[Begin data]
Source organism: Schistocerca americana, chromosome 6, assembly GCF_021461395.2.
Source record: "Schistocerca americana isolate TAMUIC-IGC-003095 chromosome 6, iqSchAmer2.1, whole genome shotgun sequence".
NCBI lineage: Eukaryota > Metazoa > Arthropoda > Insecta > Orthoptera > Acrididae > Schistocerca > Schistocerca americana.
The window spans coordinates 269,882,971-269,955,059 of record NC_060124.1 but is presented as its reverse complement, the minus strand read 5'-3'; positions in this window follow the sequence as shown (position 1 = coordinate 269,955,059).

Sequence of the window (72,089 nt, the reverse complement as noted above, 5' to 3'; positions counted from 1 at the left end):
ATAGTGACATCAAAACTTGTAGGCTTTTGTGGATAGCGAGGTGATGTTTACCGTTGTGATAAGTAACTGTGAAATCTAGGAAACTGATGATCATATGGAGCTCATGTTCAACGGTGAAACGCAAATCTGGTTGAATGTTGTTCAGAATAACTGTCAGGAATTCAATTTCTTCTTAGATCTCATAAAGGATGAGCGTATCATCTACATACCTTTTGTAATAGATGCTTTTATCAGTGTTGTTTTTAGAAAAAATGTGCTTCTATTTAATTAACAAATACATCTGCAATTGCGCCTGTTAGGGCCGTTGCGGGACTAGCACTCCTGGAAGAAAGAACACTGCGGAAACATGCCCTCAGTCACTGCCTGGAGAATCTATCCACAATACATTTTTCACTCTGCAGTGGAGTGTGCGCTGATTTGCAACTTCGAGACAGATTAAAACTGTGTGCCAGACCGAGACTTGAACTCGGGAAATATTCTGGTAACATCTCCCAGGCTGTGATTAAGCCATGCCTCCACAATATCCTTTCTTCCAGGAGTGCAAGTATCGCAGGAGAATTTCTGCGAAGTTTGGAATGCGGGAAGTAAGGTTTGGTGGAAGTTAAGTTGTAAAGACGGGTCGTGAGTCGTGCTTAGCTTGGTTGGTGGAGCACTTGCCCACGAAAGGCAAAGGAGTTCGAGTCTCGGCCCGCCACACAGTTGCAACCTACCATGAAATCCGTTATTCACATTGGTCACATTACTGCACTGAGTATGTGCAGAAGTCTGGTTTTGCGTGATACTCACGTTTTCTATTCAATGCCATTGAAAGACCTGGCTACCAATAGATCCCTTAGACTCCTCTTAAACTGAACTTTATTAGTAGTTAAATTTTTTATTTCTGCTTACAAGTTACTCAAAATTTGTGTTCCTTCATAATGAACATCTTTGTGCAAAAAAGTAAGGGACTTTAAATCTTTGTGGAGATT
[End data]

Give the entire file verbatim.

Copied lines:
Source organism: Schistocerca americana, chromosome 6, assembly GCF_021461395.2.
Source record: "Schistocerca americana isolate TAMUIC-IGC-003095 chromosome 6, iqSchAmer2.1, whole genome shotgun sequence".
NCBI lineage: Eukaryota > Metazoa > Arthropoda > Insecta > Orthoptera > Acrididae > Schistocerca > Schistocerca americana.
The window spans coordinates 269,882,971-269,955,059 of record NC_060124.1 but is presented as its reverse complement, the minus strand read 5'-3'; positions in this window follow the sequence as shown (position 1 = coordinate 269,955,059).

Sequence of the window (72,089 nt, the reverse complement as noted above, 5' to 3'; positions counted from 1 at the left end):
ATAGTGACATCAAAACTTGTAGGCTTTTGTGGATAGCGAGGTGATGTTTACCGTTGTGATAAGTAACTGTGAAATCTAGGAAACTGATGATCATATGGAGCTCATGTTCAACGGTGAAACGCAAATCTGGTTGAATGTTGTTCAGAATAACTGTCAGGAATTCAATTTCTTCTTAGATCTCATAAAGGATGAGCGTATCATCTACATACCTTTTGTAATAGATGCTTTTATCAGTGTTGTTTTTAGAAAAAATGTGCTTCTATTTAATTAACAAATACATCTGCAATTGCGCCTGTTAGGGCCGTTGCGGGACTAGCACTCCTGGAAGAAAGAACACTGCGGAAACATGCCCTCAGTCACTGCCTGGAGAATCTATCCACAATACATTTTTCACTCTGCAGTGGAGTGTGCGCTGATTTGCAACTTCGAGACAGATTAAAACTGTGTGCCAGACCGAGACTTGAACTCGGGAAATATTCTGGTAACATCTCCCAGGCTGTGATTAAGCCATGCCTCCACAATATCCTTTCTTCCAGGAGTGCAAGTATCGCAGGAGAATTTCTGCGAAGTTTGGAATGCGGGAAGTAAGGTTTGGTGGAAGTTAAGTTGTAAAGACGGGTCGTGAGTCGTGCTTAGCTTGGTTGGTGGAGCACTTGCCCACGAAAGGCAAAGGAGTTCGAGTCTCGGCCCGCCACACAGTTGCAACCTACCATGAAATCCGTTATTCACATTGGTCACATTACTGCACTGAGTATGTGCAGAAGTCTGGTTTTGCGTGATACTCACGTTTTCTATTCAATGCCATTGAAAGACCTGGCTACCAATAGATCCCTTAGACTCCTCTTAAACTGAACTTTATTAGTAGTTAAATTTTTTATTTCTGCTTACAAGTTACTCAAAATTTGTGTTCCTTCATAATGAACATCTTTGTGCAAAAAAGTAAGGGACTTTAAATCTTTGTGGAGATT